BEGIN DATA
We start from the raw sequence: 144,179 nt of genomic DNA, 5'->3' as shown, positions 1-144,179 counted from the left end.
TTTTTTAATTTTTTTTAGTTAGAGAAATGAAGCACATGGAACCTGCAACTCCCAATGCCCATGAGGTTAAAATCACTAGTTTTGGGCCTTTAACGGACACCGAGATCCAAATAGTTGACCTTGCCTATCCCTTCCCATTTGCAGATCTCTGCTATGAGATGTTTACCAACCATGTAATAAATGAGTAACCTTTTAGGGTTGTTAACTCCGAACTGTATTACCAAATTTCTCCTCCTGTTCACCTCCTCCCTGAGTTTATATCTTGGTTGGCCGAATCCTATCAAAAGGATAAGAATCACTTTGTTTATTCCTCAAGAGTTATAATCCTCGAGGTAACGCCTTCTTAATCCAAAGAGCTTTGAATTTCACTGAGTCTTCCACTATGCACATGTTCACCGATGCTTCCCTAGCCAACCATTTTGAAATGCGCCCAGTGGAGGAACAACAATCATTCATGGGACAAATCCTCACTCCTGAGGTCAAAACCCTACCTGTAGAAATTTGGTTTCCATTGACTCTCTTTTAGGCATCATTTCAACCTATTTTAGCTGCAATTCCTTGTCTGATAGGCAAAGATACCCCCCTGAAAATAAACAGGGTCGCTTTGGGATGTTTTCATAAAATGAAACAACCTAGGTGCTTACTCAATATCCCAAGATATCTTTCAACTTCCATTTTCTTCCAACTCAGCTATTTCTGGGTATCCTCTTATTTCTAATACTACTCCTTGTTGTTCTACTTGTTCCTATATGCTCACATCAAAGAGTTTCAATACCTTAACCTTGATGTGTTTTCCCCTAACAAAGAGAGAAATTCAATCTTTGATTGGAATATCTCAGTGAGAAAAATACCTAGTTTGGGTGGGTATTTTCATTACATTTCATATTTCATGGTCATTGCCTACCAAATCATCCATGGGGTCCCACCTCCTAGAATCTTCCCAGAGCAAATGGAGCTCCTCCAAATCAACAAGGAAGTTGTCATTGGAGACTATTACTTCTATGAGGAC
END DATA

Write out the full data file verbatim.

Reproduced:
We start from the raw sequence: 144,179 nt of genomic DNA, 5'->3' as shown, positions 1-144,179 counted from the left end.
TTTTTTAATTTTTTTTAGTTAGAGAAATGAAGCACATGGAACCTGCAACTCCCAATGCCCATGAGGTTAAAATCACTAGTTTTGGGCCTTTAACGGACACCGAGATCCAAATAGTTGACCTTGCCTATCCCTTCCCATTTGCAGATCTCTGCTATGAGATGTTTACCAACCATGTAATAAATGAGTAACCTTTTAGGGTTGTTAACTCCGAACTGTATTACCAAATTTCTCCTCCTGTTCACCTCCTCCCTGAGTTTATATCTTGGTTGGCCGAATCCTATCAAAAGGATAAGAATCACTTTGTTTATTCCTCAAGAGTTATAATCCTCGAGGTAACGCCTTCTTAATCCAAAGAGCTTTGAATTTCACTGAGTCTTCCACTATGCACATGTTCACCGATGCTTCCCTAGCCAACCATTTTGAAATGCGCCCAGTGGAGGAACAACAATCATTCATGGGACAAATCCTCACTCCTGAGGTCAAAACCCTACCTGTAGAAATTTGGTTTCCATTGACTCTCTTTTAGGCATCATTTCAACCTATTTTAGCTGCAATTCCTTGTCTGATAGGCAAAGATACCCCCCTGAAAATAAACAGGGTCGCTTTGGGATGTTTTCATAAAATGAAACAACCTAGGTGCTTACTCAATATCCCAAGATATCTTTCAACTTCCATTTTCTTCCAACTCAGCTATTTCTGGGTATCCTCTTATTTCTAATACTACTCCTTGTTGTTCTACTTGTTCCTATATGCTCACATCAAAGAGTTTCAATACCTTAACCTTGATGTGTTTTCCCCTAACAAAGAGAGAAATTCAATCTTTGATTGGAATATCTCAGTGAGAAAAATACCTAGTTTGGGTGGGTATTTTCATTACATTTCATATTTCATGGTCATTGCCTACCAAATCATCCATGGGGTCCCACCTCCTAGAATCTTCCCAGAGCAAATGGAGCTCCTCCAAATCAACAAGGAAGTTGTCATTGGAGACTATTACTTCTATGAGGAC